The Insurance Institute for Highway Safety (IIHS) took a close look recently at mid-sized SUVs. What they found may discourage you. The 2014 Chevrolet Equinox and GMC Terrain are the only midsize SUVs out of nine evaluated to earn a "good" rating in the small overlap front crash test.

The 2014 Honda Pilot was "the worst performer in this group," said the IIHS. The 2014 Kia Sorento and Mazda CX-9 also earned a "poor" rating.

The 2014 Toyota Highlander earned an "acceptable" rating.

The 2014 Jeep Grand Cherokee, Toyota 4Runner and Ford Explorer earned a "marginal" rating. What happened?

The small overlap test replicates what happens when the front corner of a vehicle collides with another vehicle or an object such as a tree or utility pole. In the test, 25 percent of a vehicle's front end on the driver's side strikes a rigid barrier at 40 mph.

"SUVs have gotten much safer over the past few generations, but some are better than others at providing comprehensive front crash protection," said David Zuby, IIHS executive vice president and chief research officer. "When it comes to midsize SUVs, General Motors is showing the way forward. The Equinox and Terrain score well in all components of the small overlap test — structure, restraints and kinematics, and injury measure for four body regions."

As a result of this latest test, the Equinox and Terrain qualify for the Institute's highest 2014 Top Safety Pick+ award. The Highlander also qualifies.

In the case of the Honda Pilot, the IIHS said: "The driver's space was seriously compromised by intruding structure."

"In the worst instance, the parking brake pedal moved inward 16.5 inches," the IIHS said. "The dummy's head barely contacted the frontal airbag before sliding off the left side, as the steering column moved 5.5 inches to the right.

"Measure taken from the dummy showed injuries to the left hip would be likely in a crash of this severity, and injuries to the left knee and both lower legs would be possible."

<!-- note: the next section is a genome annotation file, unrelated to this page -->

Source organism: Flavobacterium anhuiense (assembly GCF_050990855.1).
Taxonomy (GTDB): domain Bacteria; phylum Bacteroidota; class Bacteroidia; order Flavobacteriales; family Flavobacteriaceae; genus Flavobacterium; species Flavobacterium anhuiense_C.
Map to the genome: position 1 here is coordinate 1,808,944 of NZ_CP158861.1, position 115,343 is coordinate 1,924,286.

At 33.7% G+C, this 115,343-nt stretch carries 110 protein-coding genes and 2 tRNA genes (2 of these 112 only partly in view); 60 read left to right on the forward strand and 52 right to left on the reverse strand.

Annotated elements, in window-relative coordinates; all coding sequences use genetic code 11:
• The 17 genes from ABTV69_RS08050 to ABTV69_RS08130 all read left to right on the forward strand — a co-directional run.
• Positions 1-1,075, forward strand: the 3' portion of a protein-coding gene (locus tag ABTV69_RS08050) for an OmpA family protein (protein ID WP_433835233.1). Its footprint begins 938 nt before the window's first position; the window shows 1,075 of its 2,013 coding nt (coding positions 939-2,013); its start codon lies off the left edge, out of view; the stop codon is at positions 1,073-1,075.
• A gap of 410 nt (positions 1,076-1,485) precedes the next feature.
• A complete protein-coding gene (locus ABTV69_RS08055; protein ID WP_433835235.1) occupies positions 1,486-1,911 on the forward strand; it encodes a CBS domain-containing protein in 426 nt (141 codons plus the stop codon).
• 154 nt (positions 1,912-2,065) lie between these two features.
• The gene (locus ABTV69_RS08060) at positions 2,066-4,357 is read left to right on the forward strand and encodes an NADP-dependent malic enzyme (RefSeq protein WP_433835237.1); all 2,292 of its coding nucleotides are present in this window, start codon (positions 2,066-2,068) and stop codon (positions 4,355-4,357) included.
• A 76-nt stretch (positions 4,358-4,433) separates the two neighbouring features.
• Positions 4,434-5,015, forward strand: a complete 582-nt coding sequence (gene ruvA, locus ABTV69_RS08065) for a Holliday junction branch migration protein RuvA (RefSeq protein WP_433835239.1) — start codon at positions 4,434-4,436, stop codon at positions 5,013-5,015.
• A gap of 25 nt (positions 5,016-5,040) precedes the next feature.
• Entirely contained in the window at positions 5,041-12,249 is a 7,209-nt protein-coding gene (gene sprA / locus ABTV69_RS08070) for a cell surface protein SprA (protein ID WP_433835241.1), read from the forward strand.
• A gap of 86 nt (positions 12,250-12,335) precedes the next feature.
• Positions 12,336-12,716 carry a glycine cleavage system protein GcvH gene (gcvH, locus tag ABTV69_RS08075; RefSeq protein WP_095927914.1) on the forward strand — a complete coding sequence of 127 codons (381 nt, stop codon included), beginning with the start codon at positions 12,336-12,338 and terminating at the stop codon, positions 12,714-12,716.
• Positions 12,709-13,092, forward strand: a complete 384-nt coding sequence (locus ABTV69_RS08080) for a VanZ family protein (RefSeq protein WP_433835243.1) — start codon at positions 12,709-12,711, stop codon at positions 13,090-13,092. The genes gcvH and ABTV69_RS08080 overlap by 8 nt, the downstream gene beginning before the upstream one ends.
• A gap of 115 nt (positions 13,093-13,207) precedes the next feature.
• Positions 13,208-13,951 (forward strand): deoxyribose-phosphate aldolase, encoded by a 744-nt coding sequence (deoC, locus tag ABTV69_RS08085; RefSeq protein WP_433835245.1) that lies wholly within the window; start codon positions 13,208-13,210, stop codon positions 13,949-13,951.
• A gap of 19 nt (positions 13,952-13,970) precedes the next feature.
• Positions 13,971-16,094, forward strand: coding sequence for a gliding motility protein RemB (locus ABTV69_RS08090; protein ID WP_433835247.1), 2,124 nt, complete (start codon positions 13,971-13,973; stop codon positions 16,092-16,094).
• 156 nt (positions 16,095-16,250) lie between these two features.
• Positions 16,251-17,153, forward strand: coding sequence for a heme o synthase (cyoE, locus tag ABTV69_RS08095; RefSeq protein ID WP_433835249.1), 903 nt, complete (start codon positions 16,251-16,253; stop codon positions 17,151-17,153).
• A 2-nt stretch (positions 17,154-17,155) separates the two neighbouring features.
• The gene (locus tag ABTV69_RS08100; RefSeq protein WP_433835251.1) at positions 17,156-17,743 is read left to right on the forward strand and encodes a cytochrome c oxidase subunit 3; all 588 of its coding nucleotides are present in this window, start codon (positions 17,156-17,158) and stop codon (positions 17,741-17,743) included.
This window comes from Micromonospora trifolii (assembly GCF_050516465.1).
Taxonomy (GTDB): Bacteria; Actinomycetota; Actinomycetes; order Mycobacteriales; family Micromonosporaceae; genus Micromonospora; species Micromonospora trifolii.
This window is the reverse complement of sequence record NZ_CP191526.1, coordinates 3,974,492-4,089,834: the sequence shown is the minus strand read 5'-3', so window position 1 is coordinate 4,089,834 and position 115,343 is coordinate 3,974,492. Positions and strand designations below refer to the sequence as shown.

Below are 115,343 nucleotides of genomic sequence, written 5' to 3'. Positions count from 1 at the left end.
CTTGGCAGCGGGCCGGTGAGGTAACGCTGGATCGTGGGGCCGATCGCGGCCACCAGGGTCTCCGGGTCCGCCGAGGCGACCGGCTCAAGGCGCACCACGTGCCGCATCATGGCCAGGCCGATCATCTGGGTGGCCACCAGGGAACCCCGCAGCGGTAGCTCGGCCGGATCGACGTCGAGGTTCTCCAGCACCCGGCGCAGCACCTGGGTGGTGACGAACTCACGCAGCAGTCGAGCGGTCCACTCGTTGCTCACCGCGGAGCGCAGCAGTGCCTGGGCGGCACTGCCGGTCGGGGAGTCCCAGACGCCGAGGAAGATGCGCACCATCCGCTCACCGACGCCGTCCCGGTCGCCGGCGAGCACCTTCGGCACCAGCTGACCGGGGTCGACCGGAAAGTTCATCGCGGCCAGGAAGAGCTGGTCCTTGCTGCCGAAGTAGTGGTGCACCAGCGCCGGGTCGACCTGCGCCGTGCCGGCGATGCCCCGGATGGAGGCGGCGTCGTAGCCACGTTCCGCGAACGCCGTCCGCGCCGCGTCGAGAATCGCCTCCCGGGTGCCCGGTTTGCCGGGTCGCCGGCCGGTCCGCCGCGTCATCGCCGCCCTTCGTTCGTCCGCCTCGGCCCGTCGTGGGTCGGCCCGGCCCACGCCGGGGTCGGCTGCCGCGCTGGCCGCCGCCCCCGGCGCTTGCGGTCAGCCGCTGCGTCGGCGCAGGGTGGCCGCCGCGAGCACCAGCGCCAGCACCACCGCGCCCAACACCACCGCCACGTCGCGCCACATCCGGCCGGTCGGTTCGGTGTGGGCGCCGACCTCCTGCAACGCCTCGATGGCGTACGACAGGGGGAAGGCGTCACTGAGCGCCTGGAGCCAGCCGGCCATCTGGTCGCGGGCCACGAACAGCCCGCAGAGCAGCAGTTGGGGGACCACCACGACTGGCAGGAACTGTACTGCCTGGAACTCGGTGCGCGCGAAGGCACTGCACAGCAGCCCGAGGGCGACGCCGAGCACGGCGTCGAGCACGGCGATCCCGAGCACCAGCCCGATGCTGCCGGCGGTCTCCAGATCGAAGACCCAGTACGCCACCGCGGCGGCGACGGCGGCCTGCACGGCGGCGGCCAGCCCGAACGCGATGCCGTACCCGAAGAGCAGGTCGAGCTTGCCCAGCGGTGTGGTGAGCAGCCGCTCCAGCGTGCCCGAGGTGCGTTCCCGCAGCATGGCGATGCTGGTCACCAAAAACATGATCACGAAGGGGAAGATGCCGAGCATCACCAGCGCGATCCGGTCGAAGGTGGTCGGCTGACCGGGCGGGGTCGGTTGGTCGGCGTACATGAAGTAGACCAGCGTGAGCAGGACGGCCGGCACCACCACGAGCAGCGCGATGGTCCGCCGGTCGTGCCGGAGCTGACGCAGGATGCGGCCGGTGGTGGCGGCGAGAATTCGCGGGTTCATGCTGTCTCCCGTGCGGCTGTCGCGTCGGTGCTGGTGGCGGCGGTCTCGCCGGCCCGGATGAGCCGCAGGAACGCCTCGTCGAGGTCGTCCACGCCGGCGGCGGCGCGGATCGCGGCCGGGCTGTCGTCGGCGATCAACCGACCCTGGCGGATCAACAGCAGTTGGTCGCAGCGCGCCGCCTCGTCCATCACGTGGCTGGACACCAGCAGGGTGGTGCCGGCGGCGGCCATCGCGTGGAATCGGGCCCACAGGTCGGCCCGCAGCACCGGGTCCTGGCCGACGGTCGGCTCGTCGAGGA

During testing, the Mazda CX-9 "saw its hinge pillar pushed in 17 inches, bringing the left front wheel even with the dummy's knee."

"The side airbag didn't deploy, and the door frame ended up so far inside the occupant compartment that the dummy's head struck it after sliding off the frontal airbag," the IIHS said.

It added: "In the Ford Explorer, the door hinge pillar was nearly severed from the door sill."

"Only the Equinox/Terrain and the Toyota 4Runner tests showed good engagement with the frontal airbag," the IIHS said.

Edmunds.com reports that the folks at American Honda Motor Co. didn't take the bad news without defending itself. They issued a a statement about the Pilot's results.

"Every new generation of the Honda Pilot has helped lead the light truck segment with a wide range of standard safety and driver-assistive technologies and we are committed that it will continue to do so in the future," the company said. "The safety of our customers is of great importance to Honda, and with each successive new model we will continue to enhance the safety of our customers and others on the road."